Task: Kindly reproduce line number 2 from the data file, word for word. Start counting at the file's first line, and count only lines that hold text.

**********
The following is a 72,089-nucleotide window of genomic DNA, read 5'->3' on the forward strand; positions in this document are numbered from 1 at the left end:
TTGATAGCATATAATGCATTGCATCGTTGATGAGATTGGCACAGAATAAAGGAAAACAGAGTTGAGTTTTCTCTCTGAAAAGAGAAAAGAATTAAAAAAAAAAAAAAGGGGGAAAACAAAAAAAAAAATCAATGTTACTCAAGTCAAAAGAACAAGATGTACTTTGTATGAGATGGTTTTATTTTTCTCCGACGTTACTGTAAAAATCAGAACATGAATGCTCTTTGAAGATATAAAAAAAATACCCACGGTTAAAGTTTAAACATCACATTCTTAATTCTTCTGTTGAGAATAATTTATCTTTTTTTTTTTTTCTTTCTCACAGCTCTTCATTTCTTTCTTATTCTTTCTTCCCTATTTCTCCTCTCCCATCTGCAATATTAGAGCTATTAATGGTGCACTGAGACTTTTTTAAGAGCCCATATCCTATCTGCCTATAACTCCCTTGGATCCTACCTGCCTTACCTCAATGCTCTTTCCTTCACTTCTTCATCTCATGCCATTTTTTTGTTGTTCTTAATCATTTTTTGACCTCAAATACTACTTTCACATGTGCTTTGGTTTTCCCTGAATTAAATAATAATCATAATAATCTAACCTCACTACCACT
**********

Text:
TTGATAGCATATAATGCATTGCATCGTTGATGAGATTGGCACAGAATAAAGGAAAACAGAGTTGAGTTTTCTCTCTGAAAAGAGAAAAGAATTAAAAAAAAAAAAAAGGGGGAAAACAAAAAAAAAAATCAATGTTACTCAAGTCAAAAGAACAAGATGTACTTTGTATGAGATGGTTTTATTTTTCTCCGACGTTACTGTAAAAATCAGAACATGAATGCTCTTTGAAGATATAAAAAAAATACCCACGGTTAAAGTTTAAACATCACATTCTTAATTCTTCTGTTGAGAATAATTTATCTTTTTTTTTTTTTCTTTCTCACAGCTCTTCATTTCTTTCTTATTCTTTCTTCCCTATTTCTCCTCTCCCATCTGCAATATTAGAGCTATTAATGGTGCACTGAGACTTTTTTAAGAGCCCATATCCTATCTGCCTATAACTCCCTTGGATCCTACCTGCCTTACCTCAATGCTCTTTCCTTCACTTCTTCATCTCATGCCATTTTTTTGTTGTTCTTAATCATTTTTTGACCTCAAATACTACTTTCACATGTGCTTTGGTTTTCCCTGAATTAAATAATAATCATAATAATCTAACCTCACTACCACT